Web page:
By Linda Rex
November 15, 2020, Proper 28—It can be easy to believe that God has a funny way of running the universe. He makes these creatures who have intelligent minds, the ability to make decisions and to create things. He gives them the ability to reproduce themselves. And then he gives them the capacity to ignore him, reject him, and even turn against him. And to top it all off, he gives them the responsibility to care for all he has made!
What was God thinking? Perhaps I’m being a little too humorous about this, but I believe we can take this in two ways—1) we can believe that God is loving and good and believes in the creatures he has made and is working for their good, or 2) we can believe that he is a hard, cruel God who is setting up humanity from the beginning for failure. How we respond as human beings to our call to care for and steward all God made and to love one another is essentially grounded in what kind of God we believe in, if any.
Moving forward, then. What kind of God would take on a human body and live in it, allowing himself to be ridiculed, rejected, and even crucified? And even after all that, entrust to his followers the Holy Spirit, sharing the good news of God’s love, and the responsibility of building the church and equipping the saints? The track record of the believers and the church over the millennia hasn’t always been the best, but knowing this would happen didn’t keep Christ from charging his followers with this responsibility.
It seems that too often, we as human beings have spent our time playing video games when we could have been washing the dog, cleaning our rooms or having friends over for a play date. Rather than creating a Play-Doh masterpiece for mom, we’ve been battling virtual ninjas, ending up with nothing to show for it but a great score on the leaderboard. Believe me, I love a great video game, but my point is that too often we as human beings have missed the boat when it comes to understanding who we are and what we are meant to do with our time here on earth. Too often we have taken the overflowing sack of God’s love and grace and buried it in the ground.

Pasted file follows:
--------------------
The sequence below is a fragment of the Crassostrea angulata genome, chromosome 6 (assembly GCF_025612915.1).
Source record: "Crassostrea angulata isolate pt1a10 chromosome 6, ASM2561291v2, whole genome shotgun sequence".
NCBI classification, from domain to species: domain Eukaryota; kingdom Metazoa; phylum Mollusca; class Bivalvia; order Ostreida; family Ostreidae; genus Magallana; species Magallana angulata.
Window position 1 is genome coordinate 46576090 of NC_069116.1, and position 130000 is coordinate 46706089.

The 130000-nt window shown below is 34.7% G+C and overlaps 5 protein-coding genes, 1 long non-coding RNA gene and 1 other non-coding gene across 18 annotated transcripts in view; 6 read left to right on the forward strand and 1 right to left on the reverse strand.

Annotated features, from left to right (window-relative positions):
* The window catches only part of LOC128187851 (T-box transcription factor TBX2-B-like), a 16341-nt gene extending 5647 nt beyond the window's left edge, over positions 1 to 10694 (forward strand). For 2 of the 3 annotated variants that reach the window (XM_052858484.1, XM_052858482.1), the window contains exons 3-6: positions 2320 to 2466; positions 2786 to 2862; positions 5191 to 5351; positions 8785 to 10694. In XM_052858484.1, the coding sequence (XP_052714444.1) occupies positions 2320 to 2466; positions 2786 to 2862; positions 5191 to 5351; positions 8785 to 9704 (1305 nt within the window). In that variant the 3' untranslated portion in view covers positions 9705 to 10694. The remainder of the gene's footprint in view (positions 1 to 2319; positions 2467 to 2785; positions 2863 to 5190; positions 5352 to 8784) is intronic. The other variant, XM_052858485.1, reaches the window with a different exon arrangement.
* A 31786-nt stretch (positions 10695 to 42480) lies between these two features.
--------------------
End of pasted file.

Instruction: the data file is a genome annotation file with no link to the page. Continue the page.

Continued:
When we look at Jesus’ parable about the talents, we tend to narrow it down to believers needing to use their spiritual gifts in his service. I think there is a whole lot more at stake than simply that. The context is the kingdom of heaven—Jesus is describing the kingdom he was inaugurating in himself, in his presence as the Creator within his creation. As God in human flesh, he was seizing back what humanity had lost by turning away from God to the things of this world and Satan.
What every human being needs to come to terms with is that God loved him or her enough to set aside temporarily the benefits of his divinity, to come and live in our humanity, for each person’s sake. He sought to raise humanity up out of the spiritual poverty and death we had fallen into so that we could live now and forever in right relationship with him and one another. He freed us from evil, sin, and death, not so we could party however we wanted, but so that we could be a part of his heavenly celebration now and for all eternity. He sent his Spirit so we would be empowered with his very presence and person to enable us to live as we were meant to live—in other-centered love with God and each other.